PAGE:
Calculus

Limits and Continuity of Functions

Limits and Continuity Logo

Discontinuous Functions

  • If \(f\left( x \right)\) is not continuous at \(x = a\), then \(f\left( x \right)\) is said to be discontinuous at this point. Figures \(1 – 4\) show the graphs of four functions, two of which are continuous at \(x =a\) and two are not.

    example 1 of continuous function
    Fig 1. Continuous function.
    example 1 of discontinuous function
    Fig 2. Discontinuous function.
    example 2 of continuous function
    Fig 3. Continuous function.
    example 2 of discontinuous function
    Fig 4. Discontinuous function.

    Classification of Discontinuity Points

    All discontinuity points are divided into discontinuities of the first and second kind.

    The function \(f\left( x \right)\) has a discontinuity of the first kind at \(x = a\) if

    • There exist left-hand limit \(\lim\limits_{x \to a – 0} f\left( x \right)\) and right-hand limit \(\lim\limits_{x \to a + 0} f\left( x \right)\);
    • These one-sided limits are finite.

    Further there may be the following two options:

    • The right-hand limit and the left-hand limit are equal to each other: \[{\lim\limits_{x \to a – 0} f\left( x \right) }={ \lim\limits_{x \to a + 0} f\left( x \right).}\] Such a point is called a removable discontinuity.
    • The right-hand limit and the left-hand limit are unequal:\[{\lim\limits_{x \to a – 0} f\left( x \right) }\ne{ \lim\limits_{x \to a + 0} f\left( x \right).}\] In this case the function \(f\left( x \right)\) has a jump discontinuity.

    The function \(f\left( x \right)\) is said to have a discontinuity of the second kind (or a nonremovable or essential discontinuity) at \(x = a\), if at least one of the one-sided limits either does not exist or is infinite.


  • Solved Problems

    Click a problem to see the solution.

    Example 1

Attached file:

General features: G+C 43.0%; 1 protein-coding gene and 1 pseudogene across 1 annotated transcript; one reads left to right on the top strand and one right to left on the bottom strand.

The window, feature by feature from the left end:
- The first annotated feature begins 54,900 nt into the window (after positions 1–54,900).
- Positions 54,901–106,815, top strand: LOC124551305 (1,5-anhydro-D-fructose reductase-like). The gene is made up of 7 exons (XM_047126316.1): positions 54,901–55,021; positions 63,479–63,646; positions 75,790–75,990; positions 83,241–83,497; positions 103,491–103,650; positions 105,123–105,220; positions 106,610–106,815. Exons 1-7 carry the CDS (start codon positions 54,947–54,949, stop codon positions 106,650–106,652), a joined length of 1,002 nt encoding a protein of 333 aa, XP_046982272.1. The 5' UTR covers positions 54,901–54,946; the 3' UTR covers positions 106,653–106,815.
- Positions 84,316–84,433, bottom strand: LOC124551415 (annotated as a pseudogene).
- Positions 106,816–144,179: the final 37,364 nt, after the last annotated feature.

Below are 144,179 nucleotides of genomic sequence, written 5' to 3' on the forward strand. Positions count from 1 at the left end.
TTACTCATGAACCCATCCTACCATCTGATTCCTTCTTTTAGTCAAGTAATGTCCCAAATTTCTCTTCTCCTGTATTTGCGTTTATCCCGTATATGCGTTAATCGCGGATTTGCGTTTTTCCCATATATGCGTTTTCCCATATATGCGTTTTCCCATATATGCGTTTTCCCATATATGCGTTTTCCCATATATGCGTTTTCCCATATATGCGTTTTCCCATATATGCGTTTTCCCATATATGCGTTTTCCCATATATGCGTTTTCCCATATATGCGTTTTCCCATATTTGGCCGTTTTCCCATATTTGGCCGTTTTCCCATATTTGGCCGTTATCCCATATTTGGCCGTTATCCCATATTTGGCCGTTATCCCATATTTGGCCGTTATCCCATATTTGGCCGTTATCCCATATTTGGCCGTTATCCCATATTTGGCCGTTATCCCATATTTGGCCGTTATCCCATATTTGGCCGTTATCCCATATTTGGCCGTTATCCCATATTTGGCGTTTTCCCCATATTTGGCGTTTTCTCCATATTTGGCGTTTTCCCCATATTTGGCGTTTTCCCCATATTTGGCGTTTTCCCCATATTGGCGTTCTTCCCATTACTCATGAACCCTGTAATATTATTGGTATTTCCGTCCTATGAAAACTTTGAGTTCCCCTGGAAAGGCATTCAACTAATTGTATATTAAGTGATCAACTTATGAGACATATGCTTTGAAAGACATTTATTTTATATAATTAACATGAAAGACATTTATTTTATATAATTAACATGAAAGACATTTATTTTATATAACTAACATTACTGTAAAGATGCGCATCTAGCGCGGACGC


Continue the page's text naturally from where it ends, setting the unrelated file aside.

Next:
Investigate continuity of the function \(f\left( x \right) = {3^{\large\frac{x}{{1 – {x^2}}}\normalsize}}.\)

    Example 2

    Show that the function \(f\left( x \right) = {\large\frac{{\sin x}}{x}\normalsize}\) has a removable discontinuity at \(x = 0.\)

    Example 3

    Find the points of discontinuity of the function \(f\left( x \right) = \begin{cases} 1 – {x^2}, & x \lt 0 \\ x +2, &x \ge 0 \end{cases} \) if they exist.

    Example 4

    Find the points of discontinuity of the function \(f\left( x \right) = \arctan {\large\frac{1}{x}\normalsize}\) if they exist.

    Example 5

    Find the points of discontinuity of the function \(f\left( x \right) = {\large\frac{{\left| {2x + 5} \right|}}{{2x + 5}}\normalsize}\) if they exist.

    Example 1.

    Investigate continuity of the function \(f\left( x \right) = {3^{\large\frac{x}{{1 – {x^2}}}\normalsize}}.\)

    Solution.

    The given function is not defined at \(x = -1\) and \(x = 1\). Hence, this function has discontinuities at \(x = \pm 1\). To determine the type of the discontinuities, we find the one-sided limits:

    \[
    {\lim\limits_{x \to – 1 – 0} {3^{\large\frac{x}{{1 – {x^2}}}\normalsize}} = {3^{\large\frac{{ – 1}}{{ – 0}}\normalsize}} }={ {3^\infty } = \infty ,\;\;\;}\kern-0.3pt
    {\lim\limits_{x \to – 1 + 0} {3^{\large\frac{x}{{1 – {x^2}}}\normalsize}} = {3^{\large\frac{{ – 1}}{{ + 0}}\normalsize}} }={ {3^{ – \infty }} = \frac{1}{{{3^\infty }}} = 0.}
    \]

    Since the left-side limit at \(x = -1\) is infinity, we have an essential discontinuity at this point.

    \[
    {\lim\limits_{x \to 1 – 0} {3^{\large\frac{x}{{1 – {x^2}}}\normalsize}} = {3^{\large\frac{{ 1}}{{ +0}}\normalsize}} }={ {3^\infty } = \infty ,\;\;\;}\kern-0.3pt
    {\lim\limits_{x \to 1 + 0} {3^{\large\frac{x}{{1 – {x^2}}}\normalsize}} = {3^{\large\frac{{ 1}}{{ -0}}\normalsize}} }={ {3^{ – \infty }} = \frac{1}{{{3^\infty }}} = 0.}
    \]

    Similarly, the right-side limit at \(x = 1\) is infinity. Hence, here we also have an essential discontinuity.

    Page 1
    Problem 1
    Page 2
    Problems 2-5